Part One: “They Were on Our Side”
Once upon a time in 2003, in a dorm room at Harvard, an ambitious undergraduate named Mark Zuckerberg created a platform that would transform the world by bringing people together in a digital public square where sharing and communication and cute cat videos could thrive.
That’s the origin story Zuckerberg likes to tell. In fact, Zuckerberg’s initial creation was “Facemash,” a site filled with purloined photos of Harvard women whom users were encouraged to rank for hotness. An online comparison site of female undergraduates might briefly have seemed like a viable business model to Zuckerberg, but he quickly figured out that if he let users decide for themselves what they wanted to post, and offered them a place to do that for free, his platform would have much broader appeal. Facemash became Facebook in 2004, and proved that people were indeed eager to share a lot of information about themselves: photos, what they ate for lunch, the shoes they bought, birthday wishes for friends and family members.
In Release 2.0, published in 1997, the futurist Ester Dyson described the Internet as a place that would allow ever greater numbers of people “to design a world that is more open, more accessible to everyone and just a nicer place to live in.” At first, Facebook seemed to be just that sort of virtual space. It was a benign, perpetual high-school reunion—albeit one where, like high school, people measured one another’s worth by the number of “friends” they accrued, and where the free data they provided to Facebook was monetized by the company in the form of directed advertising.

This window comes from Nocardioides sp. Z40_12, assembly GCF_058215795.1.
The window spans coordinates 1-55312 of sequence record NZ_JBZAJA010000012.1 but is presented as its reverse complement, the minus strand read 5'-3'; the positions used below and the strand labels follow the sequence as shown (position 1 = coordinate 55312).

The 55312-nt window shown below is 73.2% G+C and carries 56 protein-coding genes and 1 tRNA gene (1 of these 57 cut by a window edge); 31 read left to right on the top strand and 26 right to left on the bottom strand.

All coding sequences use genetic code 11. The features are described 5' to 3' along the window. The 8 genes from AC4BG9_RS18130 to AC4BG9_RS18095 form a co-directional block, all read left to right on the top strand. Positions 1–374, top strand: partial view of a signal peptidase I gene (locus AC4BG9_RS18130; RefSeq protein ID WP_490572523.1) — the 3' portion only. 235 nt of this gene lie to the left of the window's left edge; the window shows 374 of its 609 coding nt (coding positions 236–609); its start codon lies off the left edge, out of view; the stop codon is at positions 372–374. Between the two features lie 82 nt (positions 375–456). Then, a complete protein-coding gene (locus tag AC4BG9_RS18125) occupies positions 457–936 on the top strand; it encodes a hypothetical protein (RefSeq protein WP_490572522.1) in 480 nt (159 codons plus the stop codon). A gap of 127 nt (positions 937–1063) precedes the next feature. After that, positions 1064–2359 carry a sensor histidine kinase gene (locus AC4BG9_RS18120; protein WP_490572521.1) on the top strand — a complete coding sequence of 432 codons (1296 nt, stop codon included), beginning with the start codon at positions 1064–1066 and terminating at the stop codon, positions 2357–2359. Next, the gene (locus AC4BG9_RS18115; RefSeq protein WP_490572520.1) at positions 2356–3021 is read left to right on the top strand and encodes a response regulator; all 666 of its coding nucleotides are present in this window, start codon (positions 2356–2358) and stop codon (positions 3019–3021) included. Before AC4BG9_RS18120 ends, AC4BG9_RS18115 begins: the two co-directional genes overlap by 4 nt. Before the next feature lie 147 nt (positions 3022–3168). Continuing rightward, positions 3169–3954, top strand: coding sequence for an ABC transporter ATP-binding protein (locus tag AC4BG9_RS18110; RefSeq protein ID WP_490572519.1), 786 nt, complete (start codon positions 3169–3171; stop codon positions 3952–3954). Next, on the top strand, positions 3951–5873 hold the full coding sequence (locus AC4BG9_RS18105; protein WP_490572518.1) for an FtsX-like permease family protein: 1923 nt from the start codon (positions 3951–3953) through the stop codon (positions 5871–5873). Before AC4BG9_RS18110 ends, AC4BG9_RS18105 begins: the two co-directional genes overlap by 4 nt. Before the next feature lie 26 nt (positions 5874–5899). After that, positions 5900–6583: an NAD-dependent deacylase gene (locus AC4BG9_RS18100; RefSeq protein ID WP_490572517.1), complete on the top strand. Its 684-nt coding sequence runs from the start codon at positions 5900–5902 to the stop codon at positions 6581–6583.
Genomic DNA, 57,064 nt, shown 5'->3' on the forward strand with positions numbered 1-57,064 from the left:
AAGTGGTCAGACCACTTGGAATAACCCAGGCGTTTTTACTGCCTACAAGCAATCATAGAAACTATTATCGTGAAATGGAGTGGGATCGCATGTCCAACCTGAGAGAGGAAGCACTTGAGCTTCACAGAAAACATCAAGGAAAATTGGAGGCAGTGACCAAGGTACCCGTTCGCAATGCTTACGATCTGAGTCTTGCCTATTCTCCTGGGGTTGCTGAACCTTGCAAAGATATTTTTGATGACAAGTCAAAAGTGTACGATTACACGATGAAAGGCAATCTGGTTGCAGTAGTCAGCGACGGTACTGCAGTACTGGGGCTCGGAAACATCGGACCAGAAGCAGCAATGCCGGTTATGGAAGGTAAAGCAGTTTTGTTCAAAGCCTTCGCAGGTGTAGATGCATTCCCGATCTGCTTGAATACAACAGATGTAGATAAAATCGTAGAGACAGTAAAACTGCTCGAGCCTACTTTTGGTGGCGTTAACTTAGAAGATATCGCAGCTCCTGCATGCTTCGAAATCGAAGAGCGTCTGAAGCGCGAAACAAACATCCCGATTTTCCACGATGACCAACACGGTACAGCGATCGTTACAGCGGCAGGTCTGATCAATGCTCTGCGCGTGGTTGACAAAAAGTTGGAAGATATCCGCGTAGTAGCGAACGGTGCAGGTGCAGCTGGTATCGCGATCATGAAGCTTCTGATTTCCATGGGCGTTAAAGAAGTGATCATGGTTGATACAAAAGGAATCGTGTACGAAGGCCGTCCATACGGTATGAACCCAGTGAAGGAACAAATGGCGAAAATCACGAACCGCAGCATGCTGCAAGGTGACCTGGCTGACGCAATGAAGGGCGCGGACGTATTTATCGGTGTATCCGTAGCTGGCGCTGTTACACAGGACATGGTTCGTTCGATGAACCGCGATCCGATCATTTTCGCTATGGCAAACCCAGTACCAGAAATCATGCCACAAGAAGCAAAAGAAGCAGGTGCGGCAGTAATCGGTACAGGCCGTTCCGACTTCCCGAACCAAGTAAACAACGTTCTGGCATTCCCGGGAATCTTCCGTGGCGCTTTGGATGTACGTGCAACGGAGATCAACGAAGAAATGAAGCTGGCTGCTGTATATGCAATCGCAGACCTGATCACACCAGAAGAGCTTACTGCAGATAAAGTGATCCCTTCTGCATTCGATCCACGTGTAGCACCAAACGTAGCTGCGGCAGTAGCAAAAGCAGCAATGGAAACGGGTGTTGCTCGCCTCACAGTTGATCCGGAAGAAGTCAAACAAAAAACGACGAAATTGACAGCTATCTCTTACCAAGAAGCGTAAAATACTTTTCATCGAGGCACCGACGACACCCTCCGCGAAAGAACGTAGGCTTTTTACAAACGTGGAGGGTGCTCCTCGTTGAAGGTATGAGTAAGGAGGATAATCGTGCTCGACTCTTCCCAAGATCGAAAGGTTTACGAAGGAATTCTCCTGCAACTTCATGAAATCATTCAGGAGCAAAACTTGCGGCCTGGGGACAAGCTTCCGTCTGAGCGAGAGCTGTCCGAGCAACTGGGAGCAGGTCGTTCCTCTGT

People loved being on Facebook, and they didn’t seem to mind that the site’s optimistic message about connection was married to the hubristic vision of its founder. As Chris Hughes, one of Facebook’s co-founders and Zuckerberg’s college roommate, wrote in the New York Times, “from our earliest days, Mark used the word ‘domination’ to describe our ambitions, with no hint of irony or humility.”
Thanks in part to Section 230 of the Communications Decency Act of 1996, which protects online platforms from being sued indiscriminately for content their users post to their sites, Facebook grew rapidly. Six million people were signed up for Facebook in 2005. The popularization of the smartphone a few years later vastly increased Facebook’s reach, and by 2010, Facebook had 500 million users.
Politicians loved Facebook, too. In 2008, Barack Obama’s presidential campaign heavily mined Facebook user data through its Facebook page and app (with users’ permission), and his quants were praised for their technological savvy. The New York Times described the Obama for America data-analytics team as “digital masterminds.” In 2012, Obama’s campaign manager boasted that the skillful use of micro-targeted ads and data-mining to persuade undecided voters made it “the most data-driven campaign ever.”
Facebook encouraged politicians’ engagement with the platform. As Carol Davidsen, former director of integration for media analytics for Obama for America, tweeted about the 2012 campaign, “Facebook was surprised we were able to suck out the whole social graph, but they didn’t stop us once they realized that was what we were doing. They came to [the] office in the days following election recruiting & were very candid that they allowed us to do things they wouldn’t have allowed someone else to do because they were on our side.”